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MITRA Forum Question Details

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  • isolating coat over egg tempera grisailleApproveRejectUn-ApproveSubscribeUn-Unsubscribe
    Question asked 2020-02-18 15:25:41 ... Most recent comment 2020-02-19 09:00:07
    Varnishes Egg Tempera


    I have serious doubts about what kind of isolating coat would be most appropriate for me.

    I'm looking for a varnish to seal egg tempera that is also compatible with a final varnish, which will go over the last layer of oil.

    As the isolating coat penetrates over the tempera, it becomes part of it. I would like to know, according to your criteria, which combination of varnishes I could use.

    Here is the structure of my paintings:

    Egg tempera underpainting in grey values. This layer is extremely matt, due to the fact that I thin the ET with a lot of water. Then I apply combined oil glazes and intensify the lights with white tempera grassa (highlights). Finally I finish the painting with oil paint.

    I have tried Paraloid B72 (15%) by Kremer and it is completely transparent. The problem is the brushability. So I only manage to apply it in small areas. It is impossible to give a uniform layer to the whole painting and I prefer not to spray it.

    I have tried Gamvar (Gamblin) as well. The brushability is great, kind of gelatinous. But even after drying it is still a bit yellowish or dark. And I am not sure if it is compatible with ET.

    One last question. In the following link it says that if adding UV light stabilizers to the varnish it should be added to both layers (isolating coat and final varnish), what do you think?

    Thanks a lot in advance and best regards.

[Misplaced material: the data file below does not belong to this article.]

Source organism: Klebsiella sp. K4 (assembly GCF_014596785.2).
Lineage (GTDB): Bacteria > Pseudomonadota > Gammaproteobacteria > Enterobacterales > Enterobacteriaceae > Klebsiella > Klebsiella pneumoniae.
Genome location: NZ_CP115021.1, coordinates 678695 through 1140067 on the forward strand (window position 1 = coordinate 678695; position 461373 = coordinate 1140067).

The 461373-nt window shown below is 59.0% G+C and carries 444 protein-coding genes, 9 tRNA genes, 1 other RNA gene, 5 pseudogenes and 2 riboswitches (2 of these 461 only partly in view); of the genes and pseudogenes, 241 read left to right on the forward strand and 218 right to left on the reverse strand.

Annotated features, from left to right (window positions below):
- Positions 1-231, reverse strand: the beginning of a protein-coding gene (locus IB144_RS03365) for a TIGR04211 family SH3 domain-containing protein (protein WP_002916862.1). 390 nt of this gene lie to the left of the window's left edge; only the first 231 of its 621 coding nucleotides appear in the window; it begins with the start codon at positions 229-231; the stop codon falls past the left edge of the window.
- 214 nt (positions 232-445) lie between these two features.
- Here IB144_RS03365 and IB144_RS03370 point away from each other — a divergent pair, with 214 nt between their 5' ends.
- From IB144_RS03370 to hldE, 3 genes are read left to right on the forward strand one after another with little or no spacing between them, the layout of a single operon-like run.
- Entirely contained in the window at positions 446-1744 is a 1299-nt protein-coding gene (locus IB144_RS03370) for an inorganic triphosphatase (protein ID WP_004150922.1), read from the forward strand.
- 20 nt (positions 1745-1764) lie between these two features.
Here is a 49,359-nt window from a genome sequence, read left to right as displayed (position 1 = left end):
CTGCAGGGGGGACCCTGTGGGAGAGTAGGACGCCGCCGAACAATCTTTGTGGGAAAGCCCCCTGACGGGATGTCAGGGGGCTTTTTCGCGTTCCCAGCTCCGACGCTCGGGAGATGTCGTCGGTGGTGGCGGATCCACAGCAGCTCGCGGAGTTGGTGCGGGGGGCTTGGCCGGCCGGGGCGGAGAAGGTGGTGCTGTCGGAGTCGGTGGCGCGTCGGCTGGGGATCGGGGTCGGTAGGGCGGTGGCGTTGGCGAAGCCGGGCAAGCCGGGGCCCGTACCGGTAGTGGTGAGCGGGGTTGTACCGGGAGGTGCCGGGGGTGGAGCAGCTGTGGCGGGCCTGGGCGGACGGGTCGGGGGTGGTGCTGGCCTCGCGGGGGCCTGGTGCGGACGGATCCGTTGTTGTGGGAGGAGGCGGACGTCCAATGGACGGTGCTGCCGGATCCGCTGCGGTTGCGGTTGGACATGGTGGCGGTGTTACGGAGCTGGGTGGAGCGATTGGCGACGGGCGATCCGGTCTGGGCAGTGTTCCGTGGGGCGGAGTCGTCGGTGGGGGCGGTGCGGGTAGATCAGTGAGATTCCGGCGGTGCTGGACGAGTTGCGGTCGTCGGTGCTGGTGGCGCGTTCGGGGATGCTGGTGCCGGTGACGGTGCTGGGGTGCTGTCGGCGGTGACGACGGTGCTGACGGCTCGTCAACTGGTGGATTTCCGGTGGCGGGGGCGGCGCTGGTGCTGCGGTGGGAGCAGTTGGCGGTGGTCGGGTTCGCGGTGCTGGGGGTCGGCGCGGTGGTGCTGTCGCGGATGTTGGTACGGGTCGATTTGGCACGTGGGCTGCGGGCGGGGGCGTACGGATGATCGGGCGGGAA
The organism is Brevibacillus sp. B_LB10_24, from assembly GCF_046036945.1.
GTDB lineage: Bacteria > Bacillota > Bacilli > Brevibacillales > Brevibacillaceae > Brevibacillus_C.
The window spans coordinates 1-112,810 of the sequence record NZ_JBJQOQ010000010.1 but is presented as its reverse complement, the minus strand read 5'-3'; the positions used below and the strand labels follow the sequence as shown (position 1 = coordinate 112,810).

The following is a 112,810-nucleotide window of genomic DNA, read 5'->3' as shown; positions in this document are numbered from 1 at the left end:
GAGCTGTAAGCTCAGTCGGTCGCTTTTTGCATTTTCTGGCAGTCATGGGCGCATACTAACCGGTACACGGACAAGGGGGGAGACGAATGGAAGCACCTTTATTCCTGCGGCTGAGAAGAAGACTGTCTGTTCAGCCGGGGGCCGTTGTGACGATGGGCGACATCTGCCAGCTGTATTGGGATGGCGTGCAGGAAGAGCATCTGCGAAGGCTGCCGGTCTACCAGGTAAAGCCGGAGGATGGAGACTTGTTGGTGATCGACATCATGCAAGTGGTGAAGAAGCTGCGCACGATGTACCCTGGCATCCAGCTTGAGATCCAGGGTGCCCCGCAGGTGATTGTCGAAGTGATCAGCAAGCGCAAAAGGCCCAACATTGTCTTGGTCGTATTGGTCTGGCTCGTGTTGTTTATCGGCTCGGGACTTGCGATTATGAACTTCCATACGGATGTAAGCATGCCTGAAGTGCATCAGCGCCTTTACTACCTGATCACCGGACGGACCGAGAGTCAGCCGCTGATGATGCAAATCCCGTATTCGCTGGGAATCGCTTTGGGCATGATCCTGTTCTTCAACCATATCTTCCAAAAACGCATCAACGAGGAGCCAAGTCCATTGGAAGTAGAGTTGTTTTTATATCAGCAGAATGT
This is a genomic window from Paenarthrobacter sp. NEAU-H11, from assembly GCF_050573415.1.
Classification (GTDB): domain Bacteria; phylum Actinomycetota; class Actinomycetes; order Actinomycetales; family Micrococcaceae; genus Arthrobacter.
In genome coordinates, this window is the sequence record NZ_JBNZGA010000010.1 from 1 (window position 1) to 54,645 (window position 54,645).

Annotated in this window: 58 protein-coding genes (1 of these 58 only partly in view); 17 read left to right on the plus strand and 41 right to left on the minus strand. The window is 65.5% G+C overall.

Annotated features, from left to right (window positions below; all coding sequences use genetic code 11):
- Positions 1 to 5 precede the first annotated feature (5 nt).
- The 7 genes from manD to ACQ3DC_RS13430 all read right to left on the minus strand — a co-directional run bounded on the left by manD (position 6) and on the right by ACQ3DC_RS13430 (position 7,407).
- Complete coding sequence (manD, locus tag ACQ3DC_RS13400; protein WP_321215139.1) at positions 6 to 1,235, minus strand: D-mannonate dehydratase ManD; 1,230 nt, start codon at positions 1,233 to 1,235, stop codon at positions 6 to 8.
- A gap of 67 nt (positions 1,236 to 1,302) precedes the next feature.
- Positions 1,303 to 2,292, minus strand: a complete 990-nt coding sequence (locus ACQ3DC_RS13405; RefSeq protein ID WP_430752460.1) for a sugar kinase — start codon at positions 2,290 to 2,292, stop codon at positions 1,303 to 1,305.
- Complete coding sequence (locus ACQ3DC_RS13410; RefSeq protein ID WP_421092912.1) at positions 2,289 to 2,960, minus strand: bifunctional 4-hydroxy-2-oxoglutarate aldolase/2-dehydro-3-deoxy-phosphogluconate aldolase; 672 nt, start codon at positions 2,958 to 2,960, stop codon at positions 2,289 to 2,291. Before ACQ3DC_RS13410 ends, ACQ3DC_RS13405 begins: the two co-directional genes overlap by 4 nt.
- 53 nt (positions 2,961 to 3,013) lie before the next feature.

Answers and Comments

  • EditDeleteModerator Answer

    The recommendation from the article on the Natural Pigments web site and what I originally provided here are for an isolating varnish and a final picture varnish over egg tempera painting—not between egg tempera and oil painting layers:

    All varnishes work differently on casein, distemper, egg tempera, gouache, and watercolor paintings than on acrylic and oil paint because the varnish is absorbed by the paint and/or paper, becoming an integral part of the picture that could cause discoloration as the varnish ages. In addition, varnishes on these paintings such as egg tempera cannot be removed because they become an integral part of the paint layer.

    If egg tempera is to be varnished, an isolating coat is necessary to allow the application of a final picture varnish that can be later removed once it becomes dirty, yellow and brittle.

    UV hindered amine light stabilizers can extend the life of both a final picture varnish and isolating varnish, so it is desirable to have it in both varnishes.

    The main problem with most varnishes on egg tempera is haze forming under the varnish after it is applied to the painting. We believe that varnishes made with polar solvents are less susceptible to forming haze than those with aliphatic and aromatic (non-polar) solvents. We are presently testing such varnishes on egg tempera paintings.

    George O'Hanlon
    2020-02-18 15:43:46
  • EditDeleteModerator Answer

    ​I do not recommend applying any resinous varnish over an egg tempera painting to isolate it from oil paint, because of its solubility should the oil painting be varnished or cleaned using solvents after it is completed. The recommendation above is solely for an egg tempera painting.